The ability to write down one's emotions and thoughts enables individuals to undergo a catharsis of sorts when under duress. Fundamentally, a diary, or Journal, is a permanent personal record that is kept of events, thoughts, and ideas associated with an individual. They retain great significance in an individual's life, and hold a great deal of sentimental value. The Diary of a Young girl (1952) written by Anne Frank and the film, Freedom Writers (2007) directed by Richard Laggardness, explore this cleansing of the psyche as individuals undergo an introspective, reflective process.

Diaries hold a great deal of sentimental value, especially to those in society who are in need of a confidant, whilst also providing a significant backdrop to withhold such sentimentality from the external environment. Diaries retain great significance in an individual's life. Communicating one's thoughts and feelings on paper can essentially preserve external relationships. Diaries allow the notion of self- discovery through the process of reflection and lastly, personal writing brings an individual's subconscious emotions to the fore, allowing one to express himself rather than to suppress his emotions.

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Diaries hold a great deal of sentimental value, especially to those in society who are in need of a confidant, whilst also providing a significant backdrop to withhold such sentimentality from the external environment. When Anne Frank first begins writing in her diary as a 13 year-old girl, she feels that her friends and family all misunderstand her. She thinks her mother is cold and callous, and feels that the other adults in the annex consider her a nuisance. Thus, she first turns to the diary as a new friend, counting on the diary to be a sympathetic, nonjudgmental adherent. Hope I will be able to confide everything to you, as I have never been able to confide in anyone, and I hope you will be a great source of comfort and support" Through the use of 2nd person and the personification of her diary, Anne effectively places her diary in the same esteem as that of a person. Diaries retain great significance in an individual's life. Expressing one's thoughts and feelings on paper can essentially preserve external relationships. Writing diligently in her diary helps Anne Frank redirect her strong feelings instead of expressing them outright and causing damage to the fragile relationships within the annex.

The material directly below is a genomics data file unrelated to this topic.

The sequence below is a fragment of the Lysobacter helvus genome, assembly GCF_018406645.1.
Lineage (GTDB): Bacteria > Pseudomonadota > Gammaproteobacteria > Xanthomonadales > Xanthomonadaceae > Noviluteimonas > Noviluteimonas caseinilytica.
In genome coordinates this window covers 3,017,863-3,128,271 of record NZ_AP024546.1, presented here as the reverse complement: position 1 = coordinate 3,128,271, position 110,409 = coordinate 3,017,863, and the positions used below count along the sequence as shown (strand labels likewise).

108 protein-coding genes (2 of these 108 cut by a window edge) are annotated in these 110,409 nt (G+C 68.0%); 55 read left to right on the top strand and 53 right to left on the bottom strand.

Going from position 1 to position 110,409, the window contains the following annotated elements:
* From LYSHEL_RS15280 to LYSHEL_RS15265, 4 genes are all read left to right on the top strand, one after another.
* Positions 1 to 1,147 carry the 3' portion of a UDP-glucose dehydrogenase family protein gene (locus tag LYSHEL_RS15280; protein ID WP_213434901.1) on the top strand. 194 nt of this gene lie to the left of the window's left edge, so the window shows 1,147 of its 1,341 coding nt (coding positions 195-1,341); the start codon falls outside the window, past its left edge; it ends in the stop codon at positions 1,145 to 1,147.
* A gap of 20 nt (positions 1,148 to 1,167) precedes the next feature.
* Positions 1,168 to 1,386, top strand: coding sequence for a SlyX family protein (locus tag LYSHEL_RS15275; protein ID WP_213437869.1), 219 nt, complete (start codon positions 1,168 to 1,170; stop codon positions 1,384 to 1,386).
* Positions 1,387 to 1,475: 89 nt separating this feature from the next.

When everyone around her is feeling anxious and tense, Anne turns to her diary because she does not want to burden the already overtaxed adults with her own concerns. In this way, Anne becomes very independent at a young age. "l can shake off everything as I write, my sorrows disappear, my courage is reborn. " Through the multiple metaphors, Anne meritoriously expresses the importance of her diary. In a further exploration of personal writing, diaries allow the notion of self-discovery wrought the process of reflection.

In her final diary entries, Anne is particularly lucid about the changes she has undergone, her ambitions, and how her experience is changing her. Anne writes eloquently about her confusion over her identity, raising the question of whether she will consider herself Dutch, as she hears that the Dutch have become anti-Semitic. Consequently, Anne thinks philosophically about the nature of war and humanity and about her role as a young Jewish girl in a challenging world. "Fine specimens of humanity, those Germans, and to think I'm actually one of them!

No, that's not true, Hitler took away our nationality long ago'. The negation of that's not true' indicates that Ann.'s stream-of-consciousness had led her to conclude that her identity was "stripped" long ago, and in doing so discovers her true identity. Thus, the reflective process allows self-discovery to manifest. Furthermore, introspective, reflective writing brings an individual's subconscious emotions to the fore. In the film Freedom writers Erin Gruel gives her students diaries in which to make daily entries on anything at all that come to mind.

Much like Anne Franks, their diaries essentially become a sort of refuge for them; a haven in which they can express the tension, mindless violence and sadness that dominates their lives, rather than suppressing it. "In every war, there is an enemy. I watched my mother being half beaten to death and watched as blood and tears streamed down her face. I felt useless and scared and furious at the same time". The repetition of 'and' in 'useless and scared and furious' signifies Brandy's mind state, in which she has not yet come to terms with the events involved in his mother's death